Living With Impostor Syndrome


I am a fraud…

That’s what goes through my head every time I accomplish something, or any time I submit an assignment, or even when I speak to someone. That’s what’s in my head 24/7.

It is exhausting to feel like this, even when I feel proud about something I did, there’s always that voice inside of my head saying: it’s not perfect, you can do so much better.

The Uninvited.

I don’t remember when this voice decided to move in my brain, but she has dominated all my thoughts and opinions about myself.

This voice, she’s mean. Ruthless. She doesn’t apologize for all the mean things she tells me.

I have always felt comfortable with public speaking, that was until the “voice” came about, now every time I have to speak in front of a class, she makes me rehearse it one, two, three times.

I have to repeat it, meticulously calculate it, analyze every single word.

I finally open my mouth, and everything I rehearse is completely muddled.

She laughs at me and says I knew you wouldn’t do it perfectly.


This “voice” in my head is commonly known as a psychological disturbance, it is also called the “impostor syndrome.” Psychologists often call it the impostor phenomenon, this syndrome makes people doubt any skills or accomplishments they have or make.

No matter how much external proof that I have of succeeding, there’s always that feeling that has me convinced that It’s not good enough.

Both women and men can have impostor syndrome.

This syndrome can make you think that you’ve only succeeded due to luck, and not because of your talent or qualifications. The imposter phenomenon was first identified in 1978 by psychologists Pauline Rose Clance and Suzanne Imes.

There’s no concrete study as to why a person develops impostor syndrome, but there have been connections between personality traits, and anxiety issues that can cause this syndrome. Some experts speculate on family and behavioral causes. For example; If you were raised with certain expectations of perfection, like having the perfect grades, or always feeling pressured to win on your sport’s team then you are more likely to develop this issue.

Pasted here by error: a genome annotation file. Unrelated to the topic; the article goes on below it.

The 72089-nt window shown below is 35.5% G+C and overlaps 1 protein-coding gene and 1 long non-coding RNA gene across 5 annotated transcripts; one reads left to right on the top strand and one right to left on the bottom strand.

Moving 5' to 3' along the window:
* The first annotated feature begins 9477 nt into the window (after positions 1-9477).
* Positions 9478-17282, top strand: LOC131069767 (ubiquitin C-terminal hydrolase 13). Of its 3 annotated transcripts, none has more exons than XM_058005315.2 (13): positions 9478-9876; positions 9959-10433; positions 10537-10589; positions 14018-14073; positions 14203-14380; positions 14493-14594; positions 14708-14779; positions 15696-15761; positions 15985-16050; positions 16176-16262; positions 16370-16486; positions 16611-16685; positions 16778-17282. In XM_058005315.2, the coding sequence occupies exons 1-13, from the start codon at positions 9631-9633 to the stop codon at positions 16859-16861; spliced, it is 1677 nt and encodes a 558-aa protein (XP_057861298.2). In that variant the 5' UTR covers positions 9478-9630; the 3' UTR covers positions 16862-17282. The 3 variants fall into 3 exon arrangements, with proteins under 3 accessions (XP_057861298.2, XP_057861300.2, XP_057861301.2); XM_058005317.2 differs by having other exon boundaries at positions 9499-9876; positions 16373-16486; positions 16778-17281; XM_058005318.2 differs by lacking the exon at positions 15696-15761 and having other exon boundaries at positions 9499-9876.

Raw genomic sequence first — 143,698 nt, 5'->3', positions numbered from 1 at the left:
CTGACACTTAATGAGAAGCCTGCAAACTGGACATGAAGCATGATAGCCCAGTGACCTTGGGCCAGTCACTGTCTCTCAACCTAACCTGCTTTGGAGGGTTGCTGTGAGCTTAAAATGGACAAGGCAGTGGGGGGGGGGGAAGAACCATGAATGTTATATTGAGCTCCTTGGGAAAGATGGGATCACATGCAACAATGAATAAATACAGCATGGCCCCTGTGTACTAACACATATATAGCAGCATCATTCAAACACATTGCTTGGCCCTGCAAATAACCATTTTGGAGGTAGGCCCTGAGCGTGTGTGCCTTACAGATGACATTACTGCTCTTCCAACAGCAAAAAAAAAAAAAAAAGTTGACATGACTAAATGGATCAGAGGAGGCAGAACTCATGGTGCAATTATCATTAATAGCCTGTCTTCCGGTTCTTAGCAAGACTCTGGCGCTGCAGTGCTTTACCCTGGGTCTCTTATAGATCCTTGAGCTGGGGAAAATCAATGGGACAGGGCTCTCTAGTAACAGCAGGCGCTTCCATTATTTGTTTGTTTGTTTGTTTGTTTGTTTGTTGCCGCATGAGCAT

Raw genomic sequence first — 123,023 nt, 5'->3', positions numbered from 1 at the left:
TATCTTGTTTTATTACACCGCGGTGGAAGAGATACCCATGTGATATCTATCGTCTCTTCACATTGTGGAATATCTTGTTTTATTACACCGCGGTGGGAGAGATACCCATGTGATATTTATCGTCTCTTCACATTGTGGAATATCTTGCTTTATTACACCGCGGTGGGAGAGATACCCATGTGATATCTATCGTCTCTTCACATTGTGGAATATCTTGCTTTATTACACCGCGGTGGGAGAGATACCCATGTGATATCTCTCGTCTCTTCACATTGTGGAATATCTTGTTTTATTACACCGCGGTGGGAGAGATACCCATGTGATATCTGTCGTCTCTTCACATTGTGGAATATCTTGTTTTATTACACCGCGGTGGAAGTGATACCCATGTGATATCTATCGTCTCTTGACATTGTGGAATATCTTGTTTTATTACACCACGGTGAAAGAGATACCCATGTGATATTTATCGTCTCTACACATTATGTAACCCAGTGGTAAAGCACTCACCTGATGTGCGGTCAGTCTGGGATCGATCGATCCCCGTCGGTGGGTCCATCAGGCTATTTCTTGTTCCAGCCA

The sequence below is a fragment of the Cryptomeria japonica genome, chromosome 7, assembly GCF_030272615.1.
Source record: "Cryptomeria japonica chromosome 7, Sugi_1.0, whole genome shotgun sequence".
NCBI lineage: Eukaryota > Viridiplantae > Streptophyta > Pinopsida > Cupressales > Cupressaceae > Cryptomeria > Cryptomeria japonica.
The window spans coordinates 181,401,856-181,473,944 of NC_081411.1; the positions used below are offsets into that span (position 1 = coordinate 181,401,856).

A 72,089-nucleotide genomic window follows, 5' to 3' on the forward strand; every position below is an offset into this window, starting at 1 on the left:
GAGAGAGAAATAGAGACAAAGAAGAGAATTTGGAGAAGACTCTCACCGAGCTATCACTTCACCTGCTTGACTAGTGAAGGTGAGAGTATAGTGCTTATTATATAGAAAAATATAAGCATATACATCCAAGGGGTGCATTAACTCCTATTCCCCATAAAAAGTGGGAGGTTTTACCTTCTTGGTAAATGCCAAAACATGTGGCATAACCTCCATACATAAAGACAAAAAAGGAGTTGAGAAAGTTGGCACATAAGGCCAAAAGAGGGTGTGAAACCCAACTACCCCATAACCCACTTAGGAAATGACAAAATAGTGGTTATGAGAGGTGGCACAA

I have an incredibly talented uncle who’s an engineer, and he’s probably one of the smartest people I know, yet he feels like he’s not intelligent enough. It’s hard going through it; it is even harder knowing someone going through it. Especially when this person is someone I have always looked up to.

It affects my syndrome by thinking if he’s this exceptionally brilliant person, yet he still feels like he’s not good enough; what makes me think I can feel like I’m good enough? (It makes sense when is say this in my head.)

The expert in this syndrome, Valerie Young, who wrote a book on the subject called, The Secret Thoughts of Successful Women says that other factors such as environment or institutionalized discrimination play a major role in psychology.

“The more people who look or sound like you, the more confident you feel. And conversely, the fewer people who look or sound like you, it can and does for many people impact their confidence,” says Young.

It’s strange how much I can relate to what she says. When I moved to the United States, I always felt like I didn’t belong. Speaking up was always hard for me; I didn’t sound like everyone around me who was native to the English language.

I still struggle to be confident when speaking, as I feel like I need to improve my articulation or my vocabulary. I’m always constantly trying to perfect my speech, and I frustrate myself for not sounding “perfect” all the time.

I’m trying to free myself from this “voice” and the notion of not being good enough. I have to remind myself how far I came to push myself to move forward.

I will not let the voice win.